Former San Francisco Giants Prospect Edwin Escobar Heading to Japan’s NPB
Former Giants prospect Edwin Escobar is heading to the Nippon Ham Fighters of Japan’s NPB on a 90 million yen ($780,000) deal for the 2017 season. What makes this deal relatively interesting is that Escobar will be only 25 in 2017, the second pitcher after Elvis Araujo, who signed with the Chunichi Dragons earlier this off-season, who will be only 25 in 2017 and expected to star immediately in NPB’s major leagues.
Escobar was one of the Giants top starting pitcher prospects in 2014, when they traded him at the trade deadline to the Boston Red Sox along with Heath Hembree for Jake Peavy. At the time, Escobar who was only 22 years old then and pitching with promise at AAA, was the prospect who seemed to have more upside. As it turned out Hembree has become a useful bullpen piece for the BoSox, while Escobar is moving on to Japan, because he had injury problems in 2015 and didn’t return strong in 2016.
Past history suggests that the ideal age for a North American player to start an Asian career is their age 27 season, and a majority of the North American players who head off to Asia are older than that when they go. In the last year or so, however, we have started to see more players under age 27 trying their luck in Asia, as the immediate rewards (next year’s salary) are greater in NPB or South Korea’s KBO, and North American players are beginning to feel that success in Asia can also be used as a spring-board to return to the MLB-system at some later date.
It will be interesting to see how Escobar and Araujo do in NPB in 2017. I would think that Araujo’s chances are better, as he has far more proven MLB experience and success. NPB is a good enough league, and the adjustments necessary to play NPB’s style of baseball and live in Japan are such, that foreign players as young as Escobar and Araujo have a hard time getting off to the fast start needed to stick in Asian baseball. I tend to think that players who are at least 27 as NPB or KBO rookies tend to do better in part because they are more experienced in professional baseball and more mature.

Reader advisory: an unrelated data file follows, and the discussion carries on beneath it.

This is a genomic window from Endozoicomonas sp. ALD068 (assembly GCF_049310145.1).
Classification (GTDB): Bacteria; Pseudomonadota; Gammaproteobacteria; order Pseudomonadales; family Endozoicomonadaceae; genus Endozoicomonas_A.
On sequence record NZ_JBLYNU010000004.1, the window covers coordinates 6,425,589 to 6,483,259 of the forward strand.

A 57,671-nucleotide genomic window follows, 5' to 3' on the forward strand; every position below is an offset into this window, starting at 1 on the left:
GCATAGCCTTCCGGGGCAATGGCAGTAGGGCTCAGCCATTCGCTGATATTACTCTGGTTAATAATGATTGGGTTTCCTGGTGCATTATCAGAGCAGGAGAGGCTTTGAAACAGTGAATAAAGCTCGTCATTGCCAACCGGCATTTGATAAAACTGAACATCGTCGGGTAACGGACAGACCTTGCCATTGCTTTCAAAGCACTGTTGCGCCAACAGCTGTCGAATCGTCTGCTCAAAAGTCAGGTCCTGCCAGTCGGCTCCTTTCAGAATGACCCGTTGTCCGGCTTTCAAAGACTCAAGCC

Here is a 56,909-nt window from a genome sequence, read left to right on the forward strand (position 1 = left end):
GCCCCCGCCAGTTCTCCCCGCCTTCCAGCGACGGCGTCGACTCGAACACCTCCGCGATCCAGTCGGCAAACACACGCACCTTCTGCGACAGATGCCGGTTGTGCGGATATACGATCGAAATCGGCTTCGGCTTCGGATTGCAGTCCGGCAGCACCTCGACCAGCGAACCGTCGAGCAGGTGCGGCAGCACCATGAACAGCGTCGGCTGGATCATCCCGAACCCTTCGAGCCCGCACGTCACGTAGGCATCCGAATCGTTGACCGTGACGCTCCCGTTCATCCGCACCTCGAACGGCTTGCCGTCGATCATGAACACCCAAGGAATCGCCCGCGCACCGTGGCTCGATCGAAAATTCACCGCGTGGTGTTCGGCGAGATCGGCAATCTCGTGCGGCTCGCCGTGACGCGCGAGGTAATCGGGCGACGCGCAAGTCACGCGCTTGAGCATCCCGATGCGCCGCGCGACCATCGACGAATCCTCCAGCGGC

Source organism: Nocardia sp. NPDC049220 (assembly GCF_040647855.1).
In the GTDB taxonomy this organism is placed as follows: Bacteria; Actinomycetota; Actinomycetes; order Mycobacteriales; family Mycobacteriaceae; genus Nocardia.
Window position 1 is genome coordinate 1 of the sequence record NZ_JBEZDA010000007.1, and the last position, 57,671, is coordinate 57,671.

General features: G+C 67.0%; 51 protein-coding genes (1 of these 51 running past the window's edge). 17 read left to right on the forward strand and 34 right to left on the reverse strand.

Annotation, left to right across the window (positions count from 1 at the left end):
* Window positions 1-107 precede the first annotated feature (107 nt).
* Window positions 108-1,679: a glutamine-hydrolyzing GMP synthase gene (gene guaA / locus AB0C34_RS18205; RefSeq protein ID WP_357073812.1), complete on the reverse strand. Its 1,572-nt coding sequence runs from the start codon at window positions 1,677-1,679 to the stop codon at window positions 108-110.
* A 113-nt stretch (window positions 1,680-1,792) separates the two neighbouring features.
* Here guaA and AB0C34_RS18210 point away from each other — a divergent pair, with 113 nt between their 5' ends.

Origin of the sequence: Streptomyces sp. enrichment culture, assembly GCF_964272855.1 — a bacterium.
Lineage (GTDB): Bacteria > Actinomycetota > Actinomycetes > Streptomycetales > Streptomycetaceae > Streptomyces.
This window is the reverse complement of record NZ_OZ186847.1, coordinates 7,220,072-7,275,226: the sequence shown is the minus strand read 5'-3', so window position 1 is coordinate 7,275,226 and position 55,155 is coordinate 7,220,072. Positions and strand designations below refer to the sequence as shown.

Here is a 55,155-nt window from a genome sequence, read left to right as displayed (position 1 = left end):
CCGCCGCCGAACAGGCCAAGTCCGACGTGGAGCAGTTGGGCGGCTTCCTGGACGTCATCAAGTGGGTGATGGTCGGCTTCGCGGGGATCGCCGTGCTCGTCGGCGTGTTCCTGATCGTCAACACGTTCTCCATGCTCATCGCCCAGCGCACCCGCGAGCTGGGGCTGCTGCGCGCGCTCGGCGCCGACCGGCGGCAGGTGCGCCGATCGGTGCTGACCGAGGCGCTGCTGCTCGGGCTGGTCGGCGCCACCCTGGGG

Still, Escobar’s and Araujo’s talent level appears to be high by the standards of North American players who go to play in Asia, and the experience of pitching in NPB, unless a total disaster, will probably be beneficial to their careers even if they return to the MLB system in 2018. Playing in a league that is roughly intermediate between AAA and the MLB majors is clearly more advantageous to a player’s development than another season spent almost entirely at AAA.
More typical of the North American players who go to Asia is the 33 year old Alexi Ogando, who just signed a $1.8 million deal with the KBO’s Hanwha Eagles. Ogando has the proven MLB track record that earned him what is to date the second highest contract amount for a foreign player in the KBO’s history (Esmil Rodgers signed a $1.9M contract before the 2016 season). Howwever, I think that the Eagles overpaid for Ogando by at least $300,000, as Ogando’s 2016 performance in MLB and at AAA strongly suggest a pitcher with not a lot left in the tank and with very little chance indeed of receiving a major league contract for 2017.
Ogando will almost certainly be used as a starter in the KBO, since KBO teams don’t pay this kind of money for relievers. We’ll have to wait and see how he does.